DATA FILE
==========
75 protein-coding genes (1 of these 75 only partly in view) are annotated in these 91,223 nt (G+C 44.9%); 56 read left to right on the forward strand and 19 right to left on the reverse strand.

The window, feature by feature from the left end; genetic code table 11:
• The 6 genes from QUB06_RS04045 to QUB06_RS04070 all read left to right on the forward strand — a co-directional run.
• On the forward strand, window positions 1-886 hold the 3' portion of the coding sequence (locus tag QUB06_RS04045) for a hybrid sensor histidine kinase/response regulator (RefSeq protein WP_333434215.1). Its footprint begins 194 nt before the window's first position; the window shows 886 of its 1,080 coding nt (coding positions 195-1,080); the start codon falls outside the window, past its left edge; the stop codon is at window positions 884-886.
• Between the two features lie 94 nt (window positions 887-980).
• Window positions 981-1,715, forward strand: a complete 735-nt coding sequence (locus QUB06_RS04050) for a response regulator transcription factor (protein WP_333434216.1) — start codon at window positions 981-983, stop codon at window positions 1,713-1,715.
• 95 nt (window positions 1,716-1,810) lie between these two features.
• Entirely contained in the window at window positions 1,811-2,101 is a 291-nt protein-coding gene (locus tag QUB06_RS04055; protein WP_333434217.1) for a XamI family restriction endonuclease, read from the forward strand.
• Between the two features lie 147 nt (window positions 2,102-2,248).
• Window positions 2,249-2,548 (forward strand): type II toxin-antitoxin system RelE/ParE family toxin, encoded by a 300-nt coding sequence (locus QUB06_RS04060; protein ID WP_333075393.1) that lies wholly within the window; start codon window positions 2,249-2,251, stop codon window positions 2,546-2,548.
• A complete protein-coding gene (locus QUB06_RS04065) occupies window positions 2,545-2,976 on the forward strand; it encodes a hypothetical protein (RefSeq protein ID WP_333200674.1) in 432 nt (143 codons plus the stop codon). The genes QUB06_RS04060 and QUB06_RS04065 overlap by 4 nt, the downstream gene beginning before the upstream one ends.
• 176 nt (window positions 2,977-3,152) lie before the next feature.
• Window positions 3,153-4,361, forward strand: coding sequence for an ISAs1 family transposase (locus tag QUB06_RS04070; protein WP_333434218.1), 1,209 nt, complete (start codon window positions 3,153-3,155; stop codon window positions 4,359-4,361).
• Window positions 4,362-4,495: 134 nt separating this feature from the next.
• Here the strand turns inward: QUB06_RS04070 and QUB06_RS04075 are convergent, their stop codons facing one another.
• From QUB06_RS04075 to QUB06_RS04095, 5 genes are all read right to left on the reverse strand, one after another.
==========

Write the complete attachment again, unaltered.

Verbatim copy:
75 protein-coding genes (1 of these 75 only partly in view) are annotated in these 91,223 nt (G+C 44.9%); 56 read left to right on the forward strand and 19 right to left on the reverse strand.

The window, feature by feature from the left end; genetic code table 11:
• The 6 genes from QUB06_RS04045 to QUB06_RS04070 all read left to right on the forward strand — a co-directional run.
• On the forward strand, window positions 1-886 hold the 3' portion of the coding sequence (locus tag QUB06_RS04045) for a hybrid sensor histidine kinase/response regulator (RefSeq protein WP_333434215.1). Its footprint begins 194 nt before the window's first position; the window shows 886 of its 1,080 coding nt (coding positions 195-1,080); the start codon falls outside the window, past its left edge; the stop codon is at window positions 884-886.
• Between the two features lie 94 nt (window positions 887-980).
• Window positions 981-1,715, forward strand: a complete 735-nt coding sequence (locus QUB06_RS04050) for a response regulator transcription factor (protein WP_333434216.1) — start codon at window positions 981-983, stop codon at window positions 1,713-1,715.
• 95 nt (window positions 1,716-1,810) lie between these two features.
• Entirely contained in the window at window positions 1,811-2,101 is a 291-nt protein-coding gene (locus tag QUB06_RS04055; protein WP_333434217.1) for a XamI family restriction endonuclease, read from the forward strand.
• Between the two features lie 147 nt (window positions 2,102-2,248).
• Window positions 2,249-2,548 (forward strand): type II toxin-antitoxin system RelE/ParE family toxin, encoded by a 300-nt coding sequence (locus QUB06_RS04060; protein ID WP_333075393.1) that lies wholly within the window; start codon window positions 2,249-2,251, stop codon window positions 2,546-2,548.
• A complete protein-coding gene (locus QUB06_RS04065) occupies window positions 2,545-2,976 on the forward strand; it encodes a hypothetical protein (RefSeq protein ID WP_333200674.1) in 432 nt (143 codons plus the stop codon). The genes QUB06_RS04060 and QUB06_RS04065 overlap by 4 nt, the downstream gene beginning before the upstream one ends.
• 176 nt (window positions 2,977-3,152) lie before the next feature.
• Window positions 3,153-4,361, forward strand: coding sequence for an ISAs1 family transposase (locus tag QUB06_RS04070; protein WP_333434218.1), 1,209 nt, complete (start codon window positions 3,153-3,155; stop codon window positions 4,359-4,361).
• Window positions 4,362-4,495: 134 nt separating this feature from the next.
• Here the strand turns inward: QUB06_RS04070 and QUB06_RS04075 are convergent, their stop codons facing one another.
• From QUB06_RS04075 to QUB06_RS04095, 5 genes are all read right to left on the reverse strand, one after another.